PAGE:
Legacy: Native American Photogravures and Music is simply 58 minutes of early 20th century photos taken by Edward S. Curtis accompanied by Native American music. THERE IS NO DIALOGUE OR NARRATION.
The photographer Edward S. Curtis had a lot to do with setting the legend of Native American Indians in stone or, to be more accurate, in photogravure print. Curtis\'s photos - shot between 1890 and 1930 and presented in his controversial book The North American Indian - made Native Americans legendary peoples that were at once mythic and authentic, historical and modern, realistic and romantic.
This video is basically 58 minutes of photogravure prints by Curtis taken from his famous book accompanied by splendid Native American music written and performed by Mary Youngblood, Joanne Shenandoah and Lawrence Laughing.
Photogravure is basically a photographic image produced from an engraved copper plate that when finished looks like a golden glowing sepia-toned lithograph. The process in done in three steps: First you take the picture then you produce a transparent glass printing plate of the image and then you printing the image on paper. The process takes a while, is expensive and must be done with care. Nobody did it better or with more purpose than Edward Curtis as is apparent from this video.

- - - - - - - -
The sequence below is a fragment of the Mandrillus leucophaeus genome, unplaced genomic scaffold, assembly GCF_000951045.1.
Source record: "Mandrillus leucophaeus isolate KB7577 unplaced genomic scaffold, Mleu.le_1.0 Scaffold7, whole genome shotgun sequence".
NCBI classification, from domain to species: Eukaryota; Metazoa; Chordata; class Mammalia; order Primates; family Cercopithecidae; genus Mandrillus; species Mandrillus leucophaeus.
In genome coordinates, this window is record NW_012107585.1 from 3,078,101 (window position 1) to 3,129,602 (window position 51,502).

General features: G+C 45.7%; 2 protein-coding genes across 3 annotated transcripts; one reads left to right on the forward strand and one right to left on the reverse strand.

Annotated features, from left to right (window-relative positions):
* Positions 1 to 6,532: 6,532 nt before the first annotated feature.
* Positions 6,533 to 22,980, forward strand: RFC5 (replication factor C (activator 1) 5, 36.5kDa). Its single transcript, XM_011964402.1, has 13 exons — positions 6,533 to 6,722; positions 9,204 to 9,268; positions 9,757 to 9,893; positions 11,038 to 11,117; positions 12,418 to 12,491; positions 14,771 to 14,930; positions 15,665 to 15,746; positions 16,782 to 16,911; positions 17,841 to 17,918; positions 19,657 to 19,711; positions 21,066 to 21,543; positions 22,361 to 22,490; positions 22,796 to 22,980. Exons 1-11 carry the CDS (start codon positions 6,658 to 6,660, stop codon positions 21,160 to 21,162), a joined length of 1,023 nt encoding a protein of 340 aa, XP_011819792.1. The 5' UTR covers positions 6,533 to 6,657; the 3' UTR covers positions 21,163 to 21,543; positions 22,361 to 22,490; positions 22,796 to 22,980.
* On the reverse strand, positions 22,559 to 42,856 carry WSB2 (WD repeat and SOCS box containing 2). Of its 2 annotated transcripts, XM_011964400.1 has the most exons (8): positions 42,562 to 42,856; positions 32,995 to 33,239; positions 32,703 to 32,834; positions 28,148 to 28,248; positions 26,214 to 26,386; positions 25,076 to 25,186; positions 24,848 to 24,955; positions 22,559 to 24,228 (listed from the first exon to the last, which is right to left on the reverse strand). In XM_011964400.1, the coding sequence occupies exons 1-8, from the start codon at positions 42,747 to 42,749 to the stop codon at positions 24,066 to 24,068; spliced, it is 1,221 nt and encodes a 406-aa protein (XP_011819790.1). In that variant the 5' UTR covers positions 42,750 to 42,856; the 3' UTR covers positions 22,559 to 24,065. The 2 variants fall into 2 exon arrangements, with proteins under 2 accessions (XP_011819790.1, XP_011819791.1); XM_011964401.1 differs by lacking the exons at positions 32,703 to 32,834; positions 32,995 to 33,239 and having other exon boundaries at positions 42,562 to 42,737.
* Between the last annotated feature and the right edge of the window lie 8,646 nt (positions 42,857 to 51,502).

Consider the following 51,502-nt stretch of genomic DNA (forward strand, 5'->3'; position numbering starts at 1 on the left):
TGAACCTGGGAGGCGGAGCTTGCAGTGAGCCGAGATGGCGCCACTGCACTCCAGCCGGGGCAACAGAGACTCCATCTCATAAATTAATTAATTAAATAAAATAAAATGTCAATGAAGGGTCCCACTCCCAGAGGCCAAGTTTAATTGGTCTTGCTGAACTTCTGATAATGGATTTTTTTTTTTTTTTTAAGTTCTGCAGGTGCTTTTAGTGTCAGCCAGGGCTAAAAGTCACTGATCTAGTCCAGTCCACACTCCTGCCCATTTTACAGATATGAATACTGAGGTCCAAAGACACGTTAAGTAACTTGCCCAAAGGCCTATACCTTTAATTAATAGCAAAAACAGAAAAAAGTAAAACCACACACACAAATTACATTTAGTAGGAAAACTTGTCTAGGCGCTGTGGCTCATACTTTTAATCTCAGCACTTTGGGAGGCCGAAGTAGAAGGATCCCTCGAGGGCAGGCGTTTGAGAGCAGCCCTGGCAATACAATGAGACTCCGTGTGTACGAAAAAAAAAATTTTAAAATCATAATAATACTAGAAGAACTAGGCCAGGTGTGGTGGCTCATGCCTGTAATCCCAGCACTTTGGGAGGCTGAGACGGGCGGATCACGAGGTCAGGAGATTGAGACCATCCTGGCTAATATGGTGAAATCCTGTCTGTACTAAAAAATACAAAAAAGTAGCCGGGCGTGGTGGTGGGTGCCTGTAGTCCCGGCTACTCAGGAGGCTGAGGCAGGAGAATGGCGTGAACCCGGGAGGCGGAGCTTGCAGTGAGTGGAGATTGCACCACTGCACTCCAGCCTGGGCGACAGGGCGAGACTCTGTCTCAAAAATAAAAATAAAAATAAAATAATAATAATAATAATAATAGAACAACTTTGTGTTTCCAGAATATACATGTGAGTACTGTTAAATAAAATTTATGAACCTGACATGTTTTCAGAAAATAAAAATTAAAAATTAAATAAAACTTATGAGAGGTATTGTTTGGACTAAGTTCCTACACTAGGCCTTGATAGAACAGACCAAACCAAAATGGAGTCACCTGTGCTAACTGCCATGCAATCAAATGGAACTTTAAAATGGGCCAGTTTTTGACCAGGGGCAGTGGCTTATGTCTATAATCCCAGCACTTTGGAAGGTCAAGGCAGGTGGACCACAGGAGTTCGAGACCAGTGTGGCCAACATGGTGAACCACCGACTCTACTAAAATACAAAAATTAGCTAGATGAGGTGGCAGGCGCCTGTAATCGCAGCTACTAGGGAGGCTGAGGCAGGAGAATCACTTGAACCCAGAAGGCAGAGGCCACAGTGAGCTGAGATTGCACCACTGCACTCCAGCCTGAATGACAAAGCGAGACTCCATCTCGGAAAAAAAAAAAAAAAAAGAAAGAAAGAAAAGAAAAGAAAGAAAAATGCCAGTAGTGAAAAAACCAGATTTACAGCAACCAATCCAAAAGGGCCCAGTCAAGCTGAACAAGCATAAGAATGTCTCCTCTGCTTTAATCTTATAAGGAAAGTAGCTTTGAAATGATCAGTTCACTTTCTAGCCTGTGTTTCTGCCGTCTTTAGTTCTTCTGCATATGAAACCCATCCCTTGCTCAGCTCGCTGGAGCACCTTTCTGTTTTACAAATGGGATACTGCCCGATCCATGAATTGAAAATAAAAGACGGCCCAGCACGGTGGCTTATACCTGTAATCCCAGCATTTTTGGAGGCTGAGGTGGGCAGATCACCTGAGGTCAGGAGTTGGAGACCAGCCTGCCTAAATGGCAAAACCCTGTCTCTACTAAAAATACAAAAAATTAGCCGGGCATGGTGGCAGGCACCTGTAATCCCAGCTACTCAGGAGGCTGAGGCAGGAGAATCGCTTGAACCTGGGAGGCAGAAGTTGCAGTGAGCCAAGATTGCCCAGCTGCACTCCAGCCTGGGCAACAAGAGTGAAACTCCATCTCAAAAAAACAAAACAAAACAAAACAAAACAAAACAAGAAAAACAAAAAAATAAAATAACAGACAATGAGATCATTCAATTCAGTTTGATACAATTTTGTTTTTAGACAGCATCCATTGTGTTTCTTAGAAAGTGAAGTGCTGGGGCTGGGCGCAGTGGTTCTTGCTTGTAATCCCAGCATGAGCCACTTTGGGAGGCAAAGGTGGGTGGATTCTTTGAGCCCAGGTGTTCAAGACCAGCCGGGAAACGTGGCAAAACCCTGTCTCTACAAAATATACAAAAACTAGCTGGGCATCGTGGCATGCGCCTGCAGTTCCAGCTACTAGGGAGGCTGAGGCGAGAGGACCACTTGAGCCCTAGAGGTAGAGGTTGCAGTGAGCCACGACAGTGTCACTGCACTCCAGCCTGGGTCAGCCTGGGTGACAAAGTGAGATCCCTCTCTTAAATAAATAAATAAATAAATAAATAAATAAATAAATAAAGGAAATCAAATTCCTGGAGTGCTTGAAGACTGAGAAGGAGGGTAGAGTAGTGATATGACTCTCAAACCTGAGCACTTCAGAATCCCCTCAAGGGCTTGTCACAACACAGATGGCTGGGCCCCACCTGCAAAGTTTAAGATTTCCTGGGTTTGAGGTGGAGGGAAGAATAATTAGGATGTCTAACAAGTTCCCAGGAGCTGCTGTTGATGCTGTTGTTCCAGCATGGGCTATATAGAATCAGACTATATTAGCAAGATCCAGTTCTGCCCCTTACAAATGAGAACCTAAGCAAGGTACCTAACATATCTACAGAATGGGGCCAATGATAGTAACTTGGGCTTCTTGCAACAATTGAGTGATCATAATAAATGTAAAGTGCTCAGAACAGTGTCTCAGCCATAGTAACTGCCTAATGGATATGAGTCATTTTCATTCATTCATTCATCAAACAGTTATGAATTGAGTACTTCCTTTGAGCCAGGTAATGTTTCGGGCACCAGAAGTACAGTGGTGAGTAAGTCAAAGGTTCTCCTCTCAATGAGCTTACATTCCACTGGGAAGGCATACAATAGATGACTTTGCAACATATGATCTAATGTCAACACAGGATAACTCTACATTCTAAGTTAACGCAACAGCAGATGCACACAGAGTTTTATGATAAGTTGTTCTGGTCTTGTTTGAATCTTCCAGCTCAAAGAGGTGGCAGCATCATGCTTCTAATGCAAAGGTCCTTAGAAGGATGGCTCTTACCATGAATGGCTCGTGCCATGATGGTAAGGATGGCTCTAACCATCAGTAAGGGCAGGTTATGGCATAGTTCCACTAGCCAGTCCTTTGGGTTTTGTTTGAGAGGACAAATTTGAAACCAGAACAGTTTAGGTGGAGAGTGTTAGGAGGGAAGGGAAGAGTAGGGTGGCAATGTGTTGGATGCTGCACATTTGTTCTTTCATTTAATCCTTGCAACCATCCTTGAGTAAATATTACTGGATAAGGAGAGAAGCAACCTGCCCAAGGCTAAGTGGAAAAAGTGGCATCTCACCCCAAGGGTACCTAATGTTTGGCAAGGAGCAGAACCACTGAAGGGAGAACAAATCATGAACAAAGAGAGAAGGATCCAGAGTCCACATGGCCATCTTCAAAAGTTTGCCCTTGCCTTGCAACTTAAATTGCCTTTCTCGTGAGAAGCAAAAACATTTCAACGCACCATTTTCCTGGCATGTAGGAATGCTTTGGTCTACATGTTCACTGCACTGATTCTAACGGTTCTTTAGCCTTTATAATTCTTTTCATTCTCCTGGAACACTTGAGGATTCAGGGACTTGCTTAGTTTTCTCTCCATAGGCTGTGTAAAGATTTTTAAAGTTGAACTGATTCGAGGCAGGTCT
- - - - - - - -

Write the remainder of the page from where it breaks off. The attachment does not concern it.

The entire presentation of the video is not unlike something you would see in a museum. Each of the images fade in, are held for a few seconds and then fade out. In most of the shots we simply see the striking photogravures, in others the camera graces an image showing us various aspects of it. And all along the way the music sets a graceful, lively, thoughtful or mysterious ambience.
During his career Curtis photographed more than 80 Native American peoples. The images shown on the presentation include images of the Apache, Navajo, Mandan, Sioux, Maricopa, Mojave, Walapai, Ogala and dozens of more native peoples. Most of the images are of people in traditional dress rather than modern dress, which is the primary reasons for their controversy. But even if you know that Curtis was manipulating the images and the ethnography a bit the photogravures are still beautiful to behold.